7 Ways to Accept Your Spouse Just As They Are In order to have a successful marriage you must learn to live together as one… even if your spouse doesn’t meet your "crazy" expectations. BY SHERRIE CAMPBELL, PH.D.
Stop trying to change your spouse, rather embrace them for who they are.
“ Stop labeling your way as right and remember it is only right for you. What is right for you may not be right for your partner.”
One of the biggest downfalls of marriage is the idea that our partner needs to be different or at least they need to change certain things to make us happier. After all, if they really loved us, they would change anything for us right? Well, no. Wanting your spouse to change is like asking a cat to bark. The glue to any successful marriage would be to accept your husband or wife as he/she is.
Here are seven steps to acceptance:
1. Watch your expectations. When you start to get frustrated with your spouse check in with your thoughts. Is this something that your partner really needs to change for you, or can you change your expectation and meet whatever need is unfulfilled for yourself? Ask yourself why it is your partner’s job to always live according to your expectations.
2. Look for the positive. Negative thinking is much easier than positive thinking because it requires no effort. It is also very self-centered. When we are not accepting our spouse it is the result of seeing the negative in them. Instead of focusing on why someone is the way they are choose to focus on what is great about them. Whatever is not great about them for you, you will need to learn to fulfill within yourself.
3. Eliminate black and white thinking. Flexibility is the key ingredient to any lasting relationship. It is very easy to view the world in black and white with a right and wrong way to do things, but that's just not how it is. Things don't have to be right or wrong if you choose to accept them as they are. Stop labeling your way as right and remember it is only right for you. What is right for you may not be right for your partner.
4. Turn off your inner critic. Our judgments of others are often a result of our personal criticisms. If we stop putting pressure on ourselves to do things the "right" way, we will likely stop putting pressure on others as well. Not judging ourselves is a crucial step to the acceptance of ourselves and our partner.
5. Stay focused on the present. A lack of acceptance can generate from comparing things to the past. We all make mistakes so try not to ruminate about what happened before and try to live accordingly. Give your spouse the gift of thinking about the now. Comparing things to the past always hinders an acceptance of what is and it destroys marriages.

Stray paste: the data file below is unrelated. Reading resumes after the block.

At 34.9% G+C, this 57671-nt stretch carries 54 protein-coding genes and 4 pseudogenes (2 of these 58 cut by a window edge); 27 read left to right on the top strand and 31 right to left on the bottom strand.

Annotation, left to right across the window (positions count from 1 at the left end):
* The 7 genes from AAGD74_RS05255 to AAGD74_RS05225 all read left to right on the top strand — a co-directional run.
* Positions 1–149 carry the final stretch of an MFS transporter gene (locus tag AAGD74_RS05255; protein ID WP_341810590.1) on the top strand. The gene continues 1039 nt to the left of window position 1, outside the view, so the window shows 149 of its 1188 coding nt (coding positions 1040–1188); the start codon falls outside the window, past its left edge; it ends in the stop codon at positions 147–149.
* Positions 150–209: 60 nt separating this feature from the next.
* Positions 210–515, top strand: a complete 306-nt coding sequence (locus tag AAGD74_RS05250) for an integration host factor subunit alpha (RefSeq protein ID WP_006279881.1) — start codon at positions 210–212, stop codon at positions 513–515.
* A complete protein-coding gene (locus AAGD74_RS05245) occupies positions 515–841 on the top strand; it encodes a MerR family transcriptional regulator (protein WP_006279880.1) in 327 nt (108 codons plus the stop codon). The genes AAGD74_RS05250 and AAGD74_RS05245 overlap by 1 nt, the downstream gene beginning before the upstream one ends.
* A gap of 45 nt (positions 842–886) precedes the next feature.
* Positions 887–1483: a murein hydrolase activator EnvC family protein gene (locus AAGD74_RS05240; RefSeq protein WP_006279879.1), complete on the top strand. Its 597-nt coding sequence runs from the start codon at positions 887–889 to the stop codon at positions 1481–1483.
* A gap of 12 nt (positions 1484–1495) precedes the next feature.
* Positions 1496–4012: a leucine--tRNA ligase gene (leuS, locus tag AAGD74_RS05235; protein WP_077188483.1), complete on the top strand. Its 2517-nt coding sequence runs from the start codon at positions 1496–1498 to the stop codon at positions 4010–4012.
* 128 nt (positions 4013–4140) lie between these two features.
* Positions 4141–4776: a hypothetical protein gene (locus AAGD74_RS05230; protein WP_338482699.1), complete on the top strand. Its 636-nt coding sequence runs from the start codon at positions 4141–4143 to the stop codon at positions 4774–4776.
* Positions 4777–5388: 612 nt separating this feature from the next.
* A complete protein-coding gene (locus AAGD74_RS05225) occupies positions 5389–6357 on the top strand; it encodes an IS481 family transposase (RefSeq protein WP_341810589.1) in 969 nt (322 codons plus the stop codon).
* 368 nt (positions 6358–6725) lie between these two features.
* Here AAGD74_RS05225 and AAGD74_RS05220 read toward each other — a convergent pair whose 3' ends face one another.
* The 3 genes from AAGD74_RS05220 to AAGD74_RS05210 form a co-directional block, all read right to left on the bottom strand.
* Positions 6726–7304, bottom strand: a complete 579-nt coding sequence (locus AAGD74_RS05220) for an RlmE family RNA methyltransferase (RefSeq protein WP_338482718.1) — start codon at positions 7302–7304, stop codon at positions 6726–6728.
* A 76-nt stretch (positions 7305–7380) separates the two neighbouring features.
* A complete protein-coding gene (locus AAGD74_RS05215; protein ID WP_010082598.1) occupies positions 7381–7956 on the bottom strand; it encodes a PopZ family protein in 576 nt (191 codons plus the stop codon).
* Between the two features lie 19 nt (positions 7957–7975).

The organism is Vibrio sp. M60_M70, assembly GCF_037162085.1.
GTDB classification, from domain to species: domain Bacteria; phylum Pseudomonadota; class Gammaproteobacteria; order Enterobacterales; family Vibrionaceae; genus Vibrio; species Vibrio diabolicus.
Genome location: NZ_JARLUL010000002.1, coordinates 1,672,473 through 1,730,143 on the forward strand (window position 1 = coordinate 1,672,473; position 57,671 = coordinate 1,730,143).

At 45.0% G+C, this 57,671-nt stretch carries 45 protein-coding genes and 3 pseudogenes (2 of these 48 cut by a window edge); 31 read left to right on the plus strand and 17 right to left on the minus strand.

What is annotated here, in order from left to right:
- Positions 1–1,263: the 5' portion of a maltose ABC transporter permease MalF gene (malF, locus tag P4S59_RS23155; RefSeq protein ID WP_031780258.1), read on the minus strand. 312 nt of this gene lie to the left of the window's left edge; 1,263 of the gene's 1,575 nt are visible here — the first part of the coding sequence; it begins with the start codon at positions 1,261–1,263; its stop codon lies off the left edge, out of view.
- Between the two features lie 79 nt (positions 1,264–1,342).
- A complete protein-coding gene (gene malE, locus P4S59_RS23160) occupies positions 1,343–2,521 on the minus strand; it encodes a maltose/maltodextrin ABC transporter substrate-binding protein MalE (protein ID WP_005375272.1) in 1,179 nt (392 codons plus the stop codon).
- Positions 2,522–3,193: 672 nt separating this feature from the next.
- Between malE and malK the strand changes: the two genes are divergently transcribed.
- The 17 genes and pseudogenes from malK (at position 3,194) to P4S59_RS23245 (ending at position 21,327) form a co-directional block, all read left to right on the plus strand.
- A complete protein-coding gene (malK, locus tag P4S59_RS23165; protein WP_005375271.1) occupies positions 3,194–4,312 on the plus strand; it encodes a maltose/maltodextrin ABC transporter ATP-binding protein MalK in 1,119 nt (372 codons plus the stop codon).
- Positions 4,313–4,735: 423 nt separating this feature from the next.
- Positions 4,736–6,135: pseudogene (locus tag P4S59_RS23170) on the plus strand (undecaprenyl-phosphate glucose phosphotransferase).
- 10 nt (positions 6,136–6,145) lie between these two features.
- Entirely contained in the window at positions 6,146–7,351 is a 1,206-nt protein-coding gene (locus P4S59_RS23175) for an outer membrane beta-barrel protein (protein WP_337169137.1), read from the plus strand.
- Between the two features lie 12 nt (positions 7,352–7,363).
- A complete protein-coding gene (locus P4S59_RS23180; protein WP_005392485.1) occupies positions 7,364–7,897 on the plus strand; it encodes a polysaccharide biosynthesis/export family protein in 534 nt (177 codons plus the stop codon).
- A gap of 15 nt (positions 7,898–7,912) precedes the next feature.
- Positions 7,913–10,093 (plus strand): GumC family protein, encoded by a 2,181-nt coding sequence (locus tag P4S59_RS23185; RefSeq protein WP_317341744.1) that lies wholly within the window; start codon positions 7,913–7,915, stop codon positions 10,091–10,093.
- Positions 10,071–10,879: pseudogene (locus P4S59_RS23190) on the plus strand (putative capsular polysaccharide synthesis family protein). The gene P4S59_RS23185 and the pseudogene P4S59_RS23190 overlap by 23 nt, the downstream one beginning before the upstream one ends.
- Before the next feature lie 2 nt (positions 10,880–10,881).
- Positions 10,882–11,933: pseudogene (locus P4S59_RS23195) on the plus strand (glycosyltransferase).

6. See things in reverse. Ask yourself how it would feel if your husband or wife were judging you and not accepting you? How would you feel? So when your expectations are not being met, keep these questions in mind.
7. Focus on yourself first. If you are a happy and fulfilled as an individual you will be less critical of your spouse because you will see your needs as needs you are 100 percent capable of meeting. This takes a lot of pressure off of the marriage. It’s about personal responsibility for self-love. If you love yourself and are responsible for your happiness you get to love your partner simply for being your partner instead of seeing your spouse as your "need-meeter."
The marriages out there that are happy and that make it are marriages where there are two individually happy and content people coming together. They do not see their union and "completing" them as much as they have a marriage that "adds" to their already fabulous individual life. We are each here to learn to be responsible for our sense of happy. When you bring this into a marriage it increases the happy and flexibility of the collective relationship.
Little life message: Happy marriages exist between people who do not tug on each other with expectation. Love yourself, take responsibility for yourself and your marriage will be expansive.
Dr. Sherrie Campbell is the author of "Loving Yourself" and a licensed psychologist with more than 19 years of clinical training and experience. She provides practical tools to help people overcome obstacles to self-love and truly achieve an empowered life. She is a featured regularly on national online media and has a successful practice in Southern California. Click to get a free article on "Five Ways to Make Love the Common Ground in Your Communication." Receive free insights from Sherrie through her Facebook community. She is a featured expert on a variety of national websites and has a successful practice in Southern California. For more information visit www.sherriecampbellphd.com.